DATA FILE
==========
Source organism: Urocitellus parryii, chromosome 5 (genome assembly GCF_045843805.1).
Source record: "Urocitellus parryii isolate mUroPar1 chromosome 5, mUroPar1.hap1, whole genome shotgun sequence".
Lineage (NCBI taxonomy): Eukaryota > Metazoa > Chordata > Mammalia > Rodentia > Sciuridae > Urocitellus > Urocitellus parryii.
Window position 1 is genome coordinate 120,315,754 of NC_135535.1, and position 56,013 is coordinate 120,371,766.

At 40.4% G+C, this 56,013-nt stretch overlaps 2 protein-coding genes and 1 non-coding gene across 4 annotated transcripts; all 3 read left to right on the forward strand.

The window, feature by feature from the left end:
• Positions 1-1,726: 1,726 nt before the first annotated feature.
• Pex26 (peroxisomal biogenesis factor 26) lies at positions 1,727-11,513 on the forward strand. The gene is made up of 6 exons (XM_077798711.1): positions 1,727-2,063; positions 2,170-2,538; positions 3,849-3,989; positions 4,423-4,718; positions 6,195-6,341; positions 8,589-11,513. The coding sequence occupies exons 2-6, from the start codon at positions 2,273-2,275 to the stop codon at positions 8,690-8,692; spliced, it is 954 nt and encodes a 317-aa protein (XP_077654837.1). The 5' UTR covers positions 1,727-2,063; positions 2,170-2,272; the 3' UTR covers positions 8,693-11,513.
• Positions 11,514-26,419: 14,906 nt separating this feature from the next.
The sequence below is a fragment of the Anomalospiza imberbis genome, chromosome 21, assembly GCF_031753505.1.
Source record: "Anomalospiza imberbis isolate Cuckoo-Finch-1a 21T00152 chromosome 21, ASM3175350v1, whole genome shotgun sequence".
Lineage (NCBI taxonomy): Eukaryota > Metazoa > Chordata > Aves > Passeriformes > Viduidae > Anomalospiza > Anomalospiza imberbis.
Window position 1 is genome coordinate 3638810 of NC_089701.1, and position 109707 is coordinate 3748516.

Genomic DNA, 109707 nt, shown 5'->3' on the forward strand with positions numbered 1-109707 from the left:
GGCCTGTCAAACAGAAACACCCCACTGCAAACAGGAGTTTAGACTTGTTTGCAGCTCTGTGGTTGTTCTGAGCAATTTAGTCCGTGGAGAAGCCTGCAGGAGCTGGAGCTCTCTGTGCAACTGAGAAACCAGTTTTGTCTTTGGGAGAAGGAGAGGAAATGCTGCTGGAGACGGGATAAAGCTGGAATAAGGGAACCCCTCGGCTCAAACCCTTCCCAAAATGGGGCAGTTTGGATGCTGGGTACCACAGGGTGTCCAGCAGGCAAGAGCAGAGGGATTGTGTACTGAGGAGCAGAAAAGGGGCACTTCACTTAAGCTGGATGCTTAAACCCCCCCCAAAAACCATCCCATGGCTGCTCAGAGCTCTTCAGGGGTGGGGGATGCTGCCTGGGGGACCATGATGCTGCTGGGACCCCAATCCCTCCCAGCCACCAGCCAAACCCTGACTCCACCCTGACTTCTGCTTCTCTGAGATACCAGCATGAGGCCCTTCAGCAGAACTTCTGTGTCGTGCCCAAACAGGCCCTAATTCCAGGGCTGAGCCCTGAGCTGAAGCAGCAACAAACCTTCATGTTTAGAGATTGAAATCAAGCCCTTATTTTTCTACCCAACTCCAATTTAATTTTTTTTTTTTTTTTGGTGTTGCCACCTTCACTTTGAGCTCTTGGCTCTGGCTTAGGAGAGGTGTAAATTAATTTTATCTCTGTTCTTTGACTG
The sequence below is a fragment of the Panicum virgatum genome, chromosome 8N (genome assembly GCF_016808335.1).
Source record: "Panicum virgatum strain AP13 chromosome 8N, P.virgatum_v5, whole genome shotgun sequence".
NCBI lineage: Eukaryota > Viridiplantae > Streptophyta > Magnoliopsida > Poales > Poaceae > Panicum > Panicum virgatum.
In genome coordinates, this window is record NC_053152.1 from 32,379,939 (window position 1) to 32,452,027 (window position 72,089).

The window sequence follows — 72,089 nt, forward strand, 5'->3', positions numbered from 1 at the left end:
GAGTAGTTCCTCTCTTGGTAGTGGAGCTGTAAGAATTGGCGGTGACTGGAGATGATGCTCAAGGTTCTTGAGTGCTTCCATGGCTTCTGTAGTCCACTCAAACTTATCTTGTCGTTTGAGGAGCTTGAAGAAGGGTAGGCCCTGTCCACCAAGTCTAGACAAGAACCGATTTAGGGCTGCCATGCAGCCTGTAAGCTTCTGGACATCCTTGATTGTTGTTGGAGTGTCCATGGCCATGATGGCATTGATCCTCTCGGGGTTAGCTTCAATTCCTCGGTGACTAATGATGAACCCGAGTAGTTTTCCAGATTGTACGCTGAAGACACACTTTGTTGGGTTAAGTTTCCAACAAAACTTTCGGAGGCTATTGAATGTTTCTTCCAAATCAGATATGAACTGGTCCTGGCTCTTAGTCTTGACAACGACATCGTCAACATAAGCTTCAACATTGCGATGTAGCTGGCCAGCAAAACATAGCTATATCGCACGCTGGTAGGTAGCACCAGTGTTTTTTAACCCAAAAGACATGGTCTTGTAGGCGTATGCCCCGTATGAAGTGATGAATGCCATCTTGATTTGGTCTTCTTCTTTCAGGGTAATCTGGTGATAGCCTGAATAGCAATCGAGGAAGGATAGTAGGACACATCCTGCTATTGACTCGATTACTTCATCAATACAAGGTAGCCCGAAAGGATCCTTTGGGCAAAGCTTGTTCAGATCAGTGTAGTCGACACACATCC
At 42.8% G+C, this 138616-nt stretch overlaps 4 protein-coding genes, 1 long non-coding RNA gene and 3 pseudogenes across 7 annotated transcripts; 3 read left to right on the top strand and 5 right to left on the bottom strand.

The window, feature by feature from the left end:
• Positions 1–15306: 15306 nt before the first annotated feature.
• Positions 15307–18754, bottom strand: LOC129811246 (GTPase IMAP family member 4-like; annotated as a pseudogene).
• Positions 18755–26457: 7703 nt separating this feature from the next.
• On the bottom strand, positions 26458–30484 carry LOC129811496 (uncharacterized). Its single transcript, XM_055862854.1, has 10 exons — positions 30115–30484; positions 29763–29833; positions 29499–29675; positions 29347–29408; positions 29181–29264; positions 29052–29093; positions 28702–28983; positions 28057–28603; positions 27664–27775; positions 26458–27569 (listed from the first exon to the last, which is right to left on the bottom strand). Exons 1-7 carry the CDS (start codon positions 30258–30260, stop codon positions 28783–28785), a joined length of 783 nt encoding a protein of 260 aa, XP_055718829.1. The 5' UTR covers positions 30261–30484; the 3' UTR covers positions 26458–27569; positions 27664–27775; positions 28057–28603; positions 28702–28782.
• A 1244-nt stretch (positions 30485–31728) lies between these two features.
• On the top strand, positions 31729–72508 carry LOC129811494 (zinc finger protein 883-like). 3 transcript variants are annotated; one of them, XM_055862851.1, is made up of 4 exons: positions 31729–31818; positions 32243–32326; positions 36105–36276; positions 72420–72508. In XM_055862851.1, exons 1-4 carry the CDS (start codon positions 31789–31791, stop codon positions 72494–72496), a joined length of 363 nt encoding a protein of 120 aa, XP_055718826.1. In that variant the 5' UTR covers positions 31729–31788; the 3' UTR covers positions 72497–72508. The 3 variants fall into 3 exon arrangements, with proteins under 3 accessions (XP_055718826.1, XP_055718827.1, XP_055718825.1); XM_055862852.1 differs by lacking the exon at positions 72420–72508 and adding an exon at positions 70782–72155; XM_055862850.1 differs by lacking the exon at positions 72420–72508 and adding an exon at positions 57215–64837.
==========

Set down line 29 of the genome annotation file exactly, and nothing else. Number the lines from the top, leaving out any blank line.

• On the top strand, positions 31729–72508 carry LOC129811494 (zinc finger protein 883-like). 3 transcript variants are annotated; one of them, XM_055862851.1, is made up of 4 exons: positions 31729–31818; positions 32243–32326; positions 36105–36276; positions 72420–72508. In XM_055862851.1, exons 1-4 carry the CDS (start codon positions 31789–31791, stop codon positions 72494–72496), a joined length of 363 nt encoding a protein of 120 aa, XP_055718826.1. In that variant the 5' UTR covers positions 31729–31788; the 3' UTR covers positions 72497–72508. The 3 variants fall into 3 exon arrangements, with proteins under 3 accessions (XP_055718826.1, XP_055718827.1, XP_055718825.1); XM_055862852.1 differs by lacking the exon at positions 72420–72508 and adding an exon at positions 70782–72155; XM_055862850.1 differs by lacking the exon at positions 72420–72508 and adding an exon at positions 57215–64837.